An irregular round-up of visualisations on a single topic: this month, football!
Who will win the Premier league?
FiveThirtyEight is best known for its political coverage, but founder Nate Silver has a baseball background and the site regularly covers US sports.
Yesterday they launched a new interactive including team ratings, odds for upcoming matches and forecasts for the top 5 European domestic leagues and the Champions League.
There is lots to explore, but I wanted to compare the way FiveThirtyEight chose to visualise their Premier League predictions compared to the FT.com’s recent effort
(If you are interested in how the methodology of the two predictions differ, there is a good summary on John Burn-Murdoch’s twitter page).
I much prefer the FT’s version. Both visualisations are ordered by the expected final standings, but the FT version displays the relative strengths of the different teams much more intuitively, and the break from the visual norm is more eye-catching than FiveThirtyEight’s more traditional league table layout.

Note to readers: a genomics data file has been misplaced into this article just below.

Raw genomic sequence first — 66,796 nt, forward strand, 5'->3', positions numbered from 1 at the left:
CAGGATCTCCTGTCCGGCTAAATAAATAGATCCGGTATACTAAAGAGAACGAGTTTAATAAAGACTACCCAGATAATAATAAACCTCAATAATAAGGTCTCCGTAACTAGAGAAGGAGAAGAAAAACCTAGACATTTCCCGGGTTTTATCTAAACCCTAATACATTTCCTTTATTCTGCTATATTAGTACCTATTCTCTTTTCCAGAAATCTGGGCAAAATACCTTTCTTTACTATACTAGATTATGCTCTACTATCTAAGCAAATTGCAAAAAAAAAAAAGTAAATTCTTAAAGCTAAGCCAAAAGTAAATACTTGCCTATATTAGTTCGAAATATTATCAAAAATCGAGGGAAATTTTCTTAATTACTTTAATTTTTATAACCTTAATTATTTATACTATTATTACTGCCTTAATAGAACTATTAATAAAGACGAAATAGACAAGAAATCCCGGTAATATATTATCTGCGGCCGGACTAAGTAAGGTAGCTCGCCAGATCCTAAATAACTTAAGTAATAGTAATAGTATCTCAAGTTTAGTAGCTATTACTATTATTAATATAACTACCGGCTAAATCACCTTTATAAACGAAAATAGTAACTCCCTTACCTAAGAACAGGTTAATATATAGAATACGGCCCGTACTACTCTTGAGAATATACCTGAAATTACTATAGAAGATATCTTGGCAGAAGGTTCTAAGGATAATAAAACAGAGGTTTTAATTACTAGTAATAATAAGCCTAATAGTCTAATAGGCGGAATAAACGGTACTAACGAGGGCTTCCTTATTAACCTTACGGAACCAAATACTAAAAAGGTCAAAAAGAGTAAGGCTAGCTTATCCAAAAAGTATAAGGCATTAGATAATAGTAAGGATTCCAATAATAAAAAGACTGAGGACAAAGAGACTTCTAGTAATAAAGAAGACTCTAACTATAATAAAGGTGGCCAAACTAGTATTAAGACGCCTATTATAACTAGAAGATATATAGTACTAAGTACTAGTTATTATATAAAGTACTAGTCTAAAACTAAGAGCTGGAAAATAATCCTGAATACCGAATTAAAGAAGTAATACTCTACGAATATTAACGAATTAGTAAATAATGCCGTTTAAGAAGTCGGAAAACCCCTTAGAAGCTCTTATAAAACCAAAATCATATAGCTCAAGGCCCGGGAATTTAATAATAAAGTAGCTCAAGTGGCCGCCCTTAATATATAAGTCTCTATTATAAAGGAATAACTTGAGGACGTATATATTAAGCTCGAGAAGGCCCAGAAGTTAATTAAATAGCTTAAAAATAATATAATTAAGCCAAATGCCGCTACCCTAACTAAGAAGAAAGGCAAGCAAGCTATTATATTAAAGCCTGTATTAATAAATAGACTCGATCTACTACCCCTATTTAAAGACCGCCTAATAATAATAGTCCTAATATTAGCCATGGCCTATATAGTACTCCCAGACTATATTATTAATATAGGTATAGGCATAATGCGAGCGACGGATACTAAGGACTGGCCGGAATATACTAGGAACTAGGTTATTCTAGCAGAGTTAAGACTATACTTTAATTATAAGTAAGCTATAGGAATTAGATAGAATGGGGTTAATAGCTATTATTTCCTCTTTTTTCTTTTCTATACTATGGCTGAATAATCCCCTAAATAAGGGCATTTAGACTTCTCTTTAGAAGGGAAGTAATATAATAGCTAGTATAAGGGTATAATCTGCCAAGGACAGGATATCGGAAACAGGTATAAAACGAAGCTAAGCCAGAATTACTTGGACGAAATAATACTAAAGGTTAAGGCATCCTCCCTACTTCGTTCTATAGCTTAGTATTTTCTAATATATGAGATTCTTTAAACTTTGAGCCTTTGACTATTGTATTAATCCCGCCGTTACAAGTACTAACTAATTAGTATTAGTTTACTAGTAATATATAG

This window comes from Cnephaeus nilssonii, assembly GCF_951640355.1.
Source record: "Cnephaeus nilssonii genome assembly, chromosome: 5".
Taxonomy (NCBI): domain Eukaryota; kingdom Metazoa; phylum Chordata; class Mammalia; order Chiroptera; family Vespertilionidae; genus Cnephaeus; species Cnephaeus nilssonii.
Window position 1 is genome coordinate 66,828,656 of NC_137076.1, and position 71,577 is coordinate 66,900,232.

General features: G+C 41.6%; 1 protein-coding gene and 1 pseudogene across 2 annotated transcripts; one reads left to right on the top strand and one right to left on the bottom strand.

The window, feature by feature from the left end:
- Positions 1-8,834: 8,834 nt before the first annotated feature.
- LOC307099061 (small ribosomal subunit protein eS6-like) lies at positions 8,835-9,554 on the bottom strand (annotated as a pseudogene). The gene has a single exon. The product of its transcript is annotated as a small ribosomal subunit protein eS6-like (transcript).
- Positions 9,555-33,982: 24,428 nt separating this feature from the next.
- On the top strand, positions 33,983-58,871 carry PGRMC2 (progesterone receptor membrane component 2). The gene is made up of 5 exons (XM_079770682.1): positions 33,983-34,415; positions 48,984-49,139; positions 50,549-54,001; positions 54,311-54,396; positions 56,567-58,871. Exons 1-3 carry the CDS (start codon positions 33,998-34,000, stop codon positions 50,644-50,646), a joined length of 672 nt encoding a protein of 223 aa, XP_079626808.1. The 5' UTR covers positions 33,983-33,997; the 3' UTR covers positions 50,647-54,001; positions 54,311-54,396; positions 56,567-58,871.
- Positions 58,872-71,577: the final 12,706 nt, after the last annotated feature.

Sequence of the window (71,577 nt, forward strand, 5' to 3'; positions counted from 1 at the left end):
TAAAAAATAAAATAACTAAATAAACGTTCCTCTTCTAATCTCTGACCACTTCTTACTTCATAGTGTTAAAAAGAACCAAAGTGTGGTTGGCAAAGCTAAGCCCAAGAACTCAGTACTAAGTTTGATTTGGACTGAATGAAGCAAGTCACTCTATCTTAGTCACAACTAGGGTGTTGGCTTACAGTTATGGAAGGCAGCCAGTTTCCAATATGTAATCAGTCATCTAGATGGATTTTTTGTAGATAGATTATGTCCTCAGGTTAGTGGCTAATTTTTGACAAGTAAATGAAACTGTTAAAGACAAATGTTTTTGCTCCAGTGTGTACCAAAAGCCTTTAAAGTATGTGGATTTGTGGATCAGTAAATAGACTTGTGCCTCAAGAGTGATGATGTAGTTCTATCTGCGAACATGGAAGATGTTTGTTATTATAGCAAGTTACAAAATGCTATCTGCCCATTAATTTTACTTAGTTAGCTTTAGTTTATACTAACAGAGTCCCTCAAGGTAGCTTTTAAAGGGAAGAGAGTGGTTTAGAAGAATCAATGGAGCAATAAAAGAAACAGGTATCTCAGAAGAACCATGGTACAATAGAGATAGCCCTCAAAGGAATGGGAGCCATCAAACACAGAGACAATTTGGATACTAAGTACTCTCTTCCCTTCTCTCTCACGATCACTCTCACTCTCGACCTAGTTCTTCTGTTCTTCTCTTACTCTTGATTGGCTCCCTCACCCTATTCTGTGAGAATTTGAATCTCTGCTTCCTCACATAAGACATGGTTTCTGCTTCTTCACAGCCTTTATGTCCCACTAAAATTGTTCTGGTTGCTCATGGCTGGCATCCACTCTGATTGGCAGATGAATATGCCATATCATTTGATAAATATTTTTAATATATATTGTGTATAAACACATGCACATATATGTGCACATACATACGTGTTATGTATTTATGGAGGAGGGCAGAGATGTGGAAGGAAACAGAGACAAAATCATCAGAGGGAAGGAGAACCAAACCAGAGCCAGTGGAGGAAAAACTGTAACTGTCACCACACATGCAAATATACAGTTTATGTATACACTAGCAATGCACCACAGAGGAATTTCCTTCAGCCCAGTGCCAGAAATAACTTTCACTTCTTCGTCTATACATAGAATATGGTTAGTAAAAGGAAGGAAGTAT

Moving down a division, this graph which shows exactly why I have attended fewer Ipswich Town games this season than in the previous twenty.
A scatterplot is the perfect choice here, with clubs divided into clear, descriptive quadrants, and interest to be found in comparing their position in the chart to their position in the league.
The next visualisation by Jorge Camoes shows performance over an entire La Liga season (the original can be downloaded from http://www.dataatworkbook.com/data-work-11-change-over-time/)/
The good news is that this is actually a standard chart from Excel 2010 onwards – just go to Insert > Sparklines > Win / Loss (using 1, 0, -1 for W, D, L).
I do like the simplicity of this method – in his book, Camoes suggests using a dot or horizontal line for a draw, but even without this it is the Barcelona of Excel default graphs.
The Guardian took a more creative route to show similar data, visualising Leicester’s winning streaks as shapes oddly reminiscent of a string of carrots – the interactivity is fun though!
Which brings us back to the start – what odds would FiveThirtyEight or the FT have given Leicester last season before they pulled off the second most impressive rise to become champions of England since World War Two?
And yes, I do mean the second most impressive 🙂